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Suppose that $M$ is a finitely generated module over $A=k[X_1,\ldots,X_n]$ of Krull dimension $m$ with $k$ an infinite field. Then one version of Noether normalisation says there is an $m$-dimensional $k$-subspace $W$ of the $k$-vector space spanned by $X_1,\ldots,X_n$ such that $M$ is finitely generated over $\operatorname{Sym}(W)$ considered as a subring of $A$.

As is surely well-known, in fact one can show that the set of $m$-dimensional $k$-vector spaces $W$ that work is open in the appropriate Grassmannian. My question is where is there a reference for this fact in the literature?

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3 Answers 3

up vote 3 down vote accepted

Ok, I might be missing something (I often am) but I believe that this does it. Scroll up to page 452, line 3.9. The book is Effective Methods in Algebraic Geometry by Rossi and Spangher.

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I think that does what I want. Thank you. It would be nice to have a reference that isn't the middle of a proof of something else entirely though. If anyone has any other suggestions they are very welcome. –  Simon Wadsley Oct 21 '09 at 12:19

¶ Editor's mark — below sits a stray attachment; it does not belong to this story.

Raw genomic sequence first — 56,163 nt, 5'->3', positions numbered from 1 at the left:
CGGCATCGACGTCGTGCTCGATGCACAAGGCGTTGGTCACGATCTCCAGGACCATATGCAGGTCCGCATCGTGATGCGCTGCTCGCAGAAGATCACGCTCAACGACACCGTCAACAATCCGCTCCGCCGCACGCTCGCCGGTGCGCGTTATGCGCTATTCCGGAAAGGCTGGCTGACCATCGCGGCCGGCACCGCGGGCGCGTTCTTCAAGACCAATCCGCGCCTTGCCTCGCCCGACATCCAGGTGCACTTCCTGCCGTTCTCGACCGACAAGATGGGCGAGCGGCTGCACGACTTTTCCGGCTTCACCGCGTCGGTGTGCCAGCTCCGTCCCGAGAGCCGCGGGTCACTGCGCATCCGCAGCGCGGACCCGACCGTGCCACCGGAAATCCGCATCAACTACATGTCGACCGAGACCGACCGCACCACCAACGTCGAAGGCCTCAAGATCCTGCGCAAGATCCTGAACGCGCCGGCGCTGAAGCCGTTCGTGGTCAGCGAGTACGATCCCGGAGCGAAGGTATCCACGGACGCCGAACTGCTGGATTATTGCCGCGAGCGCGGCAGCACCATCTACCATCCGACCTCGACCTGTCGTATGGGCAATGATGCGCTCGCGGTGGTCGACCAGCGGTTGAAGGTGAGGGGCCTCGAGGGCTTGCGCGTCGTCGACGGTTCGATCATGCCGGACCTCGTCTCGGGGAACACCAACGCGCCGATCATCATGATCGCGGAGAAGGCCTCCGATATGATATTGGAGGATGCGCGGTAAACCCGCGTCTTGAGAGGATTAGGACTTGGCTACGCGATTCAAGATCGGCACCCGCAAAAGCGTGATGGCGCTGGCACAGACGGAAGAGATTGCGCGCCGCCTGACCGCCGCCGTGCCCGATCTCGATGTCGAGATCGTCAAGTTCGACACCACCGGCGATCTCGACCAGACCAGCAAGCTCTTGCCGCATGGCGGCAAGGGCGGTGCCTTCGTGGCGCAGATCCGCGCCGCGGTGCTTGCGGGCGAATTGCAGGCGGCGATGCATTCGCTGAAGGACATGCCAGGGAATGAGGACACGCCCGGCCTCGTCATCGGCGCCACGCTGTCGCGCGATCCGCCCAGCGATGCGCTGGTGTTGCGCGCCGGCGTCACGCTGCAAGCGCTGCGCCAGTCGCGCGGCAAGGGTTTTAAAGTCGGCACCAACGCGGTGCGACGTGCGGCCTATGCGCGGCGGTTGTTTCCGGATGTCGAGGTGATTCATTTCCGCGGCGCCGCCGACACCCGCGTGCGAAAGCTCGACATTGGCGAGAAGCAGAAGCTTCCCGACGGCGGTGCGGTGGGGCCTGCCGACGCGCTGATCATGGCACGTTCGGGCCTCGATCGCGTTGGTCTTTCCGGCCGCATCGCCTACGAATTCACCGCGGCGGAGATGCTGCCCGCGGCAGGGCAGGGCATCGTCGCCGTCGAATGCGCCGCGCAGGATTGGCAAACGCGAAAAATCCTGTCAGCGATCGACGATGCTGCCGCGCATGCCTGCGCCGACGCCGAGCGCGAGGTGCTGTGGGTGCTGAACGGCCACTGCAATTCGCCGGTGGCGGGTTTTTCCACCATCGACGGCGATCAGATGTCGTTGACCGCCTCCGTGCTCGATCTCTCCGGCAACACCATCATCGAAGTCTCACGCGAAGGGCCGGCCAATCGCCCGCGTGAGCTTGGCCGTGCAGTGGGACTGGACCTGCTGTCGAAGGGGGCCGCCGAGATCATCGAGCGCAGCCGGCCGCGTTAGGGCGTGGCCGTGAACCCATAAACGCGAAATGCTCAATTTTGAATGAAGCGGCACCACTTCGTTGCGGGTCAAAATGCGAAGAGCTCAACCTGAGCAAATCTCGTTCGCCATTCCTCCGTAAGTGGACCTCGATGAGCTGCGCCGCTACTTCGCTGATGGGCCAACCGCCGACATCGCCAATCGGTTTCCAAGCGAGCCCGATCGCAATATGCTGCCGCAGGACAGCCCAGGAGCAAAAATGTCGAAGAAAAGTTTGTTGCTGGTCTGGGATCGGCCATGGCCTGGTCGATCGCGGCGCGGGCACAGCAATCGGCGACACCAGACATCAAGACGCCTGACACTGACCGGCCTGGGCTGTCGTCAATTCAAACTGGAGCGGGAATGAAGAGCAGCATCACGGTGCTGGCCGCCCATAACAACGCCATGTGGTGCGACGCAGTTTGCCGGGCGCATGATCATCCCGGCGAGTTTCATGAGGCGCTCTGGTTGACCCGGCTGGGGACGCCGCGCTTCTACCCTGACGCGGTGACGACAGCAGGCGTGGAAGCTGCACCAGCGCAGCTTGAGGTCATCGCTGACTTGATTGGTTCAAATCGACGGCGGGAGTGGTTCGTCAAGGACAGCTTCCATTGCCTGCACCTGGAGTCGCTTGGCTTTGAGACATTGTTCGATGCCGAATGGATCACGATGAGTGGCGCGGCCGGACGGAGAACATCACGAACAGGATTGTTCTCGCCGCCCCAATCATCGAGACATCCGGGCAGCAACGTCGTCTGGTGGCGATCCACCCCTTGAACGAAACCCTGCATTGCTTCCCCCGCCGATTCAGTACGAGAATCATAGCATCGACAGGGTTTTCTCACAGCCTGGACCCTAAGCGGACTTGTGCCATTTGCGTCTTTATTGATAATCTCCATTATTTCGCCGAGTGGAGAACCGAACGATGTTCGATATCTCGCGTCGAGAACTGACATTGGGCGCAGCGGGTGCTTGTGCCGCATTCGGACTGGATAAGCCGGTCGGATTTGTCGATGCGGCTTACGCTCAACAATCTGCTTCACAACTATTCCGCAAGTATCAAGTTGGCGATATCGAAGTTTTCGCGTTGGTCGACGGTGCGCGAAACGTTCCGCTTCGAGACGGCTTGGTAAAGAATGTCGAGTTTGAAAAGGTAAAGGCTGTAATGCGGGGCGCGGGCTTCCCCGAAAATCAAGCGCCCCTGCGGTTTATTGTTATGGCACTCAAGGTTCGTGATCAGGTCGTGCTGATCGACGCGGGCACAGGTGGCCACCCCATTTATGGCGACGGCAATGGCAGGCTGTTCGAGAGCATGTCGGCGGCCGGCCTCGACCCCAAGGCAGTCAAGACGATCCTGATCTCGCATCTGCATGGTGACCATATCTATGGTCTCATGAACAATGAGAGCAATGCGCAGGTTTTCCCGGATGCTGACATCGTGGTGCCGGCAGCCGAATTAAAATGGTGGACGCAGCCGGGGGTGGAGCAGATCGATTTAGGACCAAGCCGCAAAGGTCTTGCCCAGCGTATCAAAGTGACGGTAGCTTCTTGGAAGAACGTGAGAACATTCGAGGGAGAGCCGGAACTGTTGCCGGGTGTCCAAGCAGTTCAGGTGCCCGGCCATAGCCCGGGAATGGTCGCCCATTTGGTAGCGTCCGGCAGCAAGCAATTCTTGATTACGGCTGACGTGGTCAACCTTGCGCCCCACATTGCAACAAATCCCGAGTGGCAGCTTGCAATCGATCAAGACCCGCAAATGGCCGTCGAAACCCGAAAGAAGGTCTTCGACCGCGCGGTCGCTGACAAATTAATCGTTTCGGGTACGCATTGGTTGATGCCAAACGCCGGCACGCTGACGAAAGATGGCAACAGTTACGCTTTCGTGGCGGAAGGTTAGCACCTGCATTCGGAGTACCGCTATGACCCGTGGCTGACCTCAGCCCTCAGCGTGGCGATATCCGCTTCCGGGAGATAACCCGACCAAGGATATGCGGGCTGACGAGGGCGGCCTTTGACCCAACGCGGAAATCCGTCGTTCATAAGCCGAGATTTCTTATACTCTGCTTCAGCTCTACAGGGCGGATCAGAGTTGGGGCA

A good reference seems

Adjamagbo, K.; Winiarski, T. Refined Noether normalization theorem and sharp degree bounds for dominating morphisms. Comm. Algebra 33 (2005), no. 7, 2387–2393. (Reviewer: David R. Finston)

They state the theorem as follows:

Theorem 1. Let $B=\mathbb K[x_1,\ldots,x_n]=\mathbb K[X_1,\ldots,X_n]/I$ be an absolutely integral affine algebra of dimension $r>0$ over an infinite field $\mathbb K$, where $I$ is an ideal of $\mathbb K[X_1,\ldots,X_n]$ and $d$ is the degree of its variety in $\mathbb A^n(\mathbb K)$. If $L$ ifs a generic linear automorphism of $\mathbb K^n$ with components $L_1,\ldots,L_n$, and $A=\mathbb K[L(x_1,\ldots,x_n),\ldots,L_r(x_1,\ldots,x_n)]\subseteq B$, then $B$ is a finite module over $A$, the fractions field of $B$ is an extension of the dractions field of $A$ with separable degree $d$, and the cardinality of each fiber of the canonical morphism from $\operatorname{Spec}(B)$ to $\operatorname{Spec}(A)$ is majorated by $d$.

Edit: Another good reference might be the red book of varieties and schemes, page 126 at the bottom, this is a remark concerning Proposition 6 in §7.

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In case anyone else has the same question and discovers this page I have just found a more explicit reference for this result: Remark 3.4.4 of A Singular introduction to commutative algebra by Greuel and Pfister. http://www.springerlink.com/content/u62645311l0h2256/ is a page that links to a pdf of the appropriate chapter. It is possibe that a subscription is required to open it though.

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